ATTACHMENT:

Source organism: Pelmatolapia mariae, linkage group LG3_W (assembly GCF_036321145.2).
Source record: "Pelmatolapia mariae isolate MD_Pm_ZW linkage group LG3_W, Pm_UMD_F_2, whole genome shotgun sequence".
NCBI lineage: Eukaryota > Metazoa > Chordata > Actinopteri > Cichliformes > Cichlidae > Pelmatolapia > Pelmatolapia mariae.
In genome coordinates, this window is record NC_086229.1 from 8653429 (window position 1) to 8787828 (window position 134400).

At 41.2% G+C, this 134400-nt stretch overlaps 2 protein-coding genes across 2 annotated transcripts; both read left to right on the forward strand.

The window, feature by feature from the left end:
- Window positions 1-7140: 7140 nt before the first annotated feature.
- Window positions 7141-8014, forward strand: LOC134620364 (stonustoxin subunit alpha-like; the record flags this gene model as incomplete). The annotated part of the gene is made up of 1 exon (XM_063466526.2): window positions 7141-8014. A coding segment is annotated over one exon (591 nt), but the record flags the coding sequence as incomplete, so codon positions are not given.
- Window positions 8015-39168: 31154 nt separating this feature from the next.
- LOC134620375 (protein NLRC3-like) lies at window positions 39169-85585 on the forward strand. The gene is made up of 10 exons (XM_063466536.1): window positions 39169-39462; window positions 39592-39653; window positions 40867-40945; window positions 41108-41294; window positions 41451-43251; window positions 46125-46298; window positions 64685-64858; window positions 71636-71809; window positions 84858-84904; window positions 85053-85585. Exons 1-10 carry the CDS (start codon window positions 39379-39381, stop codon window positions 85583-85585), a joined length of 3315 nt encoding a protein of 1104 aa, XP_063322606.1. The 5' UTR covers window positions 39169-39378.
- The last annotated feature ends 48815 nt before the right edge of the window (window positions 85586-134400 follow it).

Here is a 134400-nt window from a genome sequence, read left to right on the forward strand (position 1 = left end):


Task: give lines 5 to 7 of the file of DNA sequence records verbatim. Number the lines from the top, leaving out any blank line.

At 41.2% G+C, this 134400-nt stretch overlaps 2 protein-coding genes across 2 annotated transcripts; both read left to right on the forward strand.

The window, feature by feature from the left end:
- Window positions 1-7140: 7140 nt before the first annotated feature.